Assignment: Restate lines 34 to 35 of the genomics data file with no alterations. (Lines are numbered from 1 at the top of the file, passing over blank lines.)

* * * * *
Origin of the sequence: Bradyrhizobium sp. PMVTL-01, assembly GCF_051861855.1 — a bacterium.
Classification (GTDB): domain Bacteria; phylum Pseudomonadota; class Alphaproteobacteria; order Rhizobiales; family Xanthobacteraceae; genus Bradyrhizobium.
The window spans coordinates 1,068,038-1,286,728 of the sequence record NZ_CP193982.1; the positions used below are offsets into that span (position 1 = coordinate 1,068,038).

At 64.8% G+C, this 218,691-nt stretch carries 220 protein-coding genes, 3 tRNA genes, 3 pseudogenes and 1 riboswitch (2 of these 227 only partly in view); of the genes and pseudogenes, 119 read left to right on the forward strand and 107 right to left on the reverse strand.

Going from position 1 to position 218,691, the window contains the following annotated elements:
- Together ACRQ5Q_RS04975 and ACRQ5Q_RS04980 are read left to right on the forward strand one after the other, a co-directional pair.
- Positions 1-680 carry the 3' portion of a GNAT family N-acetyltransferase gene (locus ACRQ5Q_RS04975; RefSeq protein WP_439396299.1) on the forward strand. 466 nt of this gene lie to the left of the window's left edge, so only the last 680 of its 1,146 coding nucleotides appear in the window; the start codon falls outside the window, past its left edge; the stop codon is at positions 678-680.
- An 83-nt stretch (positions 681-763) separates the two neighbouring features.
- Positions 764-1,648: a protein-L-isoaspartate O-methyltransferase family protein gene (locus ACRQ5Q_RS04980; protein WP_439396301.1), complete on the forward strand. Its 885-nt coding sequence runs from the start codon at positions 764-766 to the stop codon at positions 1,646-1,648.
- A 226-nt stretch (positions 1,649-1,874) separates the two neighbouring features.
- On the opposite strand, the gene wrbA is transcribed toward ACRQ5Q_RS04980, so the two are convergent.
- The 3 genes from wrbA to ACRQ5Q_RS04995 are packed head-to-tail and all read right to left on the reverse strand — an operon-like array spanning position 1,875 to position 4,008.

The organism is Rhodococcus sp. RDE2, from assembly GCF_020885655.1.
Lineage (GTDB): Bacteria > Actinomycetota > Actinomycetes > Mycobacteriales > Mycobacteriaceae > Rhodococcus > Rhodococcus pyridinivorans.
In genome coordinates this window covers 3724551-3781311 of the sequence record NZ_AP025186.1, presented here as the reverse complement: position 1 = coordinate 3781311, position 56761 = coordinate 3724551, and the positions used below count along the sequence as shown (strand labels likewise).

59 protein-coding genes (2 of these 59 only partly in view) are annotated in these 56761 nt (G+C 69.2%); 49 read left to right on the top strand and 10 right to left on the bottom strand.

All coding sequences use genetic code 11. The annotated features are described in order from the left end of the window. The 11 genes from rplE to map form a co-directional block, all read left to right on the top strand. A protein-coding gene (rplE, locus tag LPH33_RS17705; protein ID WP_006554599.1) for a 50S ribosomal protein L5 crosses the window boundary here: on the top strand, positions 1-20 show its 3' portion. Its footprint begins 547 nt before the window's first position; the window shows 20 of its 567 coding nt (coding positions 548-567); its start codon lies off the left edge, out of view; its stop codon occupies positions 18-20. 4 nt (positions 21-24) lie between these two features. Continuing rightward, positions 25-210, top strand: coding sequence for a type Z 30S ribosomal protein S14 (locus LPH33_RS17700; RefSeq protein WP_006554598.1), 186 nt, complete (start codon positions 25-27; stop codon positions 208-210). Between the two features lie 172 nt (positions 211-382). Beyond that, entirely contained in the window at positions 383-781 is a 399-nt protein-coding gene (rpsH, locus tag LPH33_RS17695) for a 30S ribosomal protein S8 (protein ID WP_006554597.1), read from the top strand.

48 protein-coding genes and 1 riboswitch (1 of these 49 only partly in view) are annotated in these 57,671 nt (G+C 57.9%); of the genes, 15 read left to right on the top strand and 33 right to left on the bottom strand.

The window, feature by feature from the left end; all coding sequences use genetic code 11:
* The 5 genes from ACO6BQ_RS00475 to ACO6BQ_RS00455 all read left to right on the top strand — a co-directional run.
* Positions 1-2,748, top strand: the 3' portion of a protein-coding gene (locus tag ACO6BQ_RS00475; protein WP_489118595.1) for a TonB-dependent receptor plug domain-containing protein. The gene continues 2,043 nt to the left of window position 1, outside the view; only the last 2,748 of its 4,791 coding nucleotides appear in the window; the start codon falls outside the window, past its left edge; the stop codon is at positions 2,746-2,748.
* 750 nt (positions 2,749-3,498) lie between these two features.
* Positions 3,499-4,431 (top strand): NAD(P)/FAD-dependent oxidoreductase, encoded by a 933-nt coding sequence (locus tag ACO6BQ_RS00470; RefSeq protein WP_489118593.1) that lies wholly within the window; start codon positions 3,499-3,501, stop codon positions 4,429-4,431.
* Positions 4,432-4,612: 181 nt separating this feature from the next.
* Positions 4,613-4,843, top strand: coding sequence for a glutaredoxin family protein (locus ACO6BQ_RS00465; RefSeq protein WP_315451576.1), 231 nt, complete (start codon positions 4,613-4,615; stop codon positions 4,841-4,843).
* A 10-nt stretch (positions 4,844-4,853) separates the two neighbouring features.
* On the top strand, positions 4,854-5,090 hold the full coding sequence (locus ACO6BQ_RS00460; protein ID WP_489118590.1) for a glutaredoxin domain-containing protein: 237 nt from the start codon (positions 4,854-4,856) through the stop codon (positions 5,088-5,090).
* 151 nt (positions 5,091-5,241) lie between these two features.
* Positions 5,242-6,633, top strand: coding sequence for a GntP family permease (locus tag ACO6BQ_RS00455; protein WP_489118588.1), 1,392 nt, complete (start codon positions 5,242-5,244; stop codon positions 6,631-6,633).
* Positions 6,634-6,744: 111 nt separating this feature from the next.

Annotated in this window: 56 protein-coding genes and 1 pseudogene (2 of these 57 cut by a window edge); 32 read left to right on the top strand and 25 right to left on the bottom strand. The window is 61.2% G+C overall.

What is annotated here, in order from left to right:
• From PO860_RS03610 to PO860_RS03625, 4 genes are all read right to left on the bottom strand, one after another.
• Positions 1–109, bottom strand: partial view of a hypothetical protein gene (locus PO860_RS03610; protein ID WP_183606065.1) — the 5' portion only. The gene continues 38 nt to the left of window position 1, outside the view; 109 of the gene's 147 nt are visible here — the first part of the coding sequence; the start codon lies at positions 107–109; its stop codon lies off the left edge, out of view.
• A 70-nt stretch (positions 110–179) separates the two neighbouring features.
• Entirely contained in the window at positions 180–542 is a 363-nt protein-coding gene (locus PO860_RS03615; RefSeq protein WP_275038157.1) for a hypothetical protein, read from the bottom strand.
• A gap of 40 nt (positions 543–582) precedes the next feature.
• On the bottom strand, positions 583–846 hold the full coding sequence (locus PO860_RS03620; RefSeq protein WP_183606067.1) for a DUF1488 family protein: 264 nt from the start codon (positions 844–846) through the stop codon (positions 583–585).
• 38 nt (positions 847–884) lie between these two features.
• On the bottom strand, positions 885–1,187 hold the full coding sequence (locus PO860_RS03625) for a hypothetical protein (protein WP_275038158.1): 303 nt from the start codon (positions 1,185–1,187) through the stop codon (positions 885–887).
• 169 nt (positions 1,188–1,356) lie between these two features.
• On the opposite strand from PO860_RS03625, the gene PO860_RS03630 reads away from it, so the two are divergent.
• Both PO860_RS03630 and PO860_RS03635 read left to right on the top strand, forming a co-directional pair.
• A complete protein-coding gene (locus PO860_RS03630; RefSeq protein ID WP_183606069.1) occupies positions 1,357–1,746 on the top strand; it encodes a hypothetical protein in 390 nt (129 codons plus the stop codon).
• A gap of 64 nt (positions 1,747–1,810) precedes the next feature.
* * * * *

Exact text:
• Positions 1–109, bottom strand: partial view of a hypothetical protein gene (locus PO860_RS03610; protein ID WP_183606065.1) — the 5' portion only. The gene continues 38 nt to the left of window position 1, outside the view; 109 of the gene's 147 nt are visible here — the first part of the coding sequence; the start codon lies at positions 107–109; its stop codon lies off the left edge, out of view.
• A 70-nt stretch (positions 110–179) separates the two neighbouring features.